In today’s modern and heavily interconnected world, having a system outage is a nightmare for any business. System downtime can negatively affect customer experience and potentially cause the company to lose revenue. The worst-case scenario is that your company’s hard-earned reputation can become tarnished, so quickly addressing and solving the issue is paramount.
System or network outages are not unsolvable, as incidents like these are not uncommon. What’s important is you know what steps to take when your software is facing a prolonged and unplanned downtime and implement them quickly. In this article, we will present you with tips on how to deal with a system failure and how to prepare for it.
How to Recover from a System Outage
Be transparent with your customers
When you experience a system outage, get an initial message out, especially if a significant number of your customers are affected. Be honest about the situation by clearly communicating with your customers the scope of the issue. The clearer you explain how it affects them, the easier it is for them to understand the situation. Also, apologize with sincerity. By recognizing the problem and making an apology, you show your customers that you care about them.
You can send initial messages through an official announcement on your social media pages and other channels like email and SMS. For more severe situations, publishing a press release is a good way to inform your stakeholders and allay violent reactions.
Call in your disaster response team
The first few hours of a system outage are often marked by uncertainty. Therefore, giving everyone clear directions will help calm things down and abate the panic.
Your IT department will surely be the first responders and point persons for internal communications. Your Public Relations department may also be enlisted to help with external communications, especially if the problem affects a huge number of clients. If you suspect that a data breach has occurred, get external cybersecurity consultants on board to help identify the problem quickly.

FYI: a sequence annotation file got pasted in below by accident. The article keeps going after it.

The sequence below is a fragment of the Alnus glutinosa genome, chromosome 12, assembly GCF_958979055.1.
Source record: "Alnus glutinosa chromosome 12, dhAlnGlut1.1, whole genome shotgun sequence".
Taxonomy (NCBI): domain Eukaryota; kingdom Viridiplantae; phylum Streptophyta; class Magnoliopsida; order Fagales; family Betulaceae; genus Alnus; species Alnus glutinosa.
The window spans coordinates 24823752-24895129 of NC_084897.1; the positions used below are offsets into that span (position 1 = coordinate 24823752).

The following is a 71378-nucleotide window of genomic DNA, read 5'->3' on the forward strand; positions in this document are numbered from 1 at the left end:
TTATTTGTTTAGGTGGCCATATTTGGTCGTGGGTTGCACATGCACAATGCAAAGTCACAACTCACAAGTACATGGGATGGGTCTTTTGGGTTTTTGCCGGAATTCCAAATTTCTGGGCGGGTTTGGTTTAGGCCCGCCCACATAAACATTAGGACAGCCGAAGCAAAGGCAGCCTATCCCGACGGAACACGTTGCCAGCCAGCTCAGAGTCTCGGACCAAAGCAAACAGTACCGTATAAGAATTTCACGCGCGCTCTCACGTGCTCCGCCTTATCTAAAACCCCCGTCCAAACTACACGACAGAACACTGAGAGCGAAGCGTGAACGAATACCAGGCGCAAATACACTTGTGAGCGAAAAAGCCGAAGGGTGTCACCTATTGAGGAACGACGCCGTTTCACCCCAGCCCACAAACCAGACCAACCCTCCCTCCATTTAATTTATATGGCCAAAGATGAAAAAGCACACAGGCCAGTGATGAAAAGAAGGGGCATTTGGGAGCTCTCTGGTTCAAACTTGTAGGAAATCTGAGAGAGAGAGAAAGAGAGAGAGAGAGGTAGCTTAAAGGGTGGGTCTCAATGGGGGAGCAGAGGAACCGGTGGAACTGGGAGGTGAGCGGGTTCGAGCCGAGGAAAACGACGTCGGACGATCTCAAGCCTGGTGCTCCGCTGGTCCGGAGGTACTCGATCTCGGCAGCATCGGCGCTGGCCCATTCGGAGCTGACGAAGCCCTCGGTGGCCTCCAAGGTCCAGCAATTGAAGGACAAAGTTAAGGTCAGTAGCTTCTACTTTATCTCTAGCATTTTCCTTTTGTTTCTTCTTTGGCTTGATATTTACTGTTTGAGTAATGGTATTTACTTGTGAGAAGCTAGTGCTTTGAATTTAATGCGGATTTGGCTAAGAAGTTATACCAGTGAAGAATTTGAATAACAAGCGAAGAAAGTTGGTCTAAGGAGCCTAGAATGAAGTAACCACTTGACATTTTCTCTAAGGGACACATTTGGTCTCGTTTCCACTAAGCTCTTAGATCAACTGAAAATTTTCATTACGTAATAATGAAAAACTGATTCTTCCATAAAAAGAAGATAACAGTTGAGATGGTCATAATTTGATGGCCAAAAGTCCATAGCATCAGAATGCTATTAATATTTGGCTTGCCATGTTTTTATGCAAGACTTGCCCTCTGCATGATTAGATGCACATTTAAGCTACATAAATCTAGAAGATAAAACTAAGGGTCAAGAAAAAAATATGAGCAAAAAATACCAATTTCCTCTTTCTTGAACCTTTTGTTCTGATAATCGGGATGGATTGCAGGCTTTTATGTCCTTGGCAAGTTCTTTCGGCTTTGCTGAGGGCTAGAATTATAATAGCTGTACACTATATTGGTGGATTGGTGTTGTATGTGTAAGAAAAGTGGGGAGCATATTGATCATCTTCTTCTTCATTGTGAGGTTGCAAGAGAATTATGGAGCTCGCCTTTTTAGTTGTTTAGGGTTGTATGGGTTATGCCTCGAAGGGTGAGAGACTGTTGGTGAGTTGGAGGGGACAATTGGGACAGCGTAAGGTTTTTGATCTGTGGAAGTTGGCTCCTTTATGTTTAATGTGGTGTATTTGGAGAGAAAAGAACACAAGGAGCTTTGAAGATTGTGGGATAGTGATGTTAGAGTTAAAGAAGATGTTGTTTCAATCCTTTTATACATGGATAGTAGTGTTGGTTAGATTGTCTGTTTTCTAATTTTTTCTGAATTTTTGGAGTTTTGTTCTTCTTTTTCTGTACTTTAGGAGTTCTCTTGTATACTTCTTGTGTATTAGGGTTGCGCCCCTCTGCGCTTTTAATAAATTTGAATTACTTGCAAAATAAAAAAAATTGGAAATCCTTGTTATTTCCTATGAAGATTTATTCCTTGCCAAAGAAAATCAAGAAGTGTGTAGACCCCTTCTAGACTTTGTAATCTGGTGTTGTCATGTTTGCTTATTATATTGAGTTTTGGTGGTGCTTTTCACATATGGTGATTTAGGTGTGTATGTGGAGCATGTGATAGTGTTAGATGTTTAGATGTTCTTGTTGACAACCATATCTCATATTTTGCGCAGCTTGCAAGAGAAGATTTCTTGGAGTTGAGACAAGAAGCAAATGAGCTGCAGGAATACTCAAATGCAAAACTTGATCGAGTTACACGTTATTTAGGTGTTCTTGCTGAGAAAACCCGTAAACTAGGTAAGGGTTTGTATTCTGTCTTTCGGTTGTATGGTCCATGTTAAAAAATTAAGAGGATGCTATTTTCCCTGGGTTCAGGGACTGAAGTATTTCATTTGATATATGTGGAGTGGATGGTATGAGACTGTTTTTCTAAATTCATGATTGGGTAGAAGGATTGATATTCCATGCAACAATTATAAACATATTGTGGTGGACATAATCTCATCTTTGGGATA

At a minimum, you should involve your IT disaster response team that may include a cybersecurity expert, a senior system administrator, a networking expert, and at least two people who can manage desktop remediation. Your IT service provider should also be able to guide you in dealing with the crisis.
Form a plan
Within the first 24 hours of a system outage, you’ll need to evaluate your options by assessing the scope of the problem, resources available to you, and the difficulty and cost of each solution.
Perform a thorough cost-benefit analysis of all recovery alternatives. Should you roll back to the previous version of your software, or is a short update needed to fix the issue? In some instances, options that may seem costly, such as replacing affected hardware, might save you money in the long term by decreasing your emergency IT service requirements.
While industry standards and protocols are present, you have to remember that there is no one-size-fits-all solution as each company and situation are different. What matters is you think clearly and do not rush your decisions. So, meet with your crisis response team and lay down all the details of the situation, then draft a comprehensive recovery plan as fast as you can.
After choosing the best recovery plan for your situation, it is best to implement it as quickly as possible to minimize the damage caused by the outage. To avoid having a “too many cooks in the kitchen” situation, you should appoint a dedicated person to oversee the recovery process. Usually, this is your IT department or your IT services provider.
At this point, you should maintain a clear communication channel with both internal stakeholders and clients so that you can update them on the actions you’re going to take and assuage any other uncertainties on their end.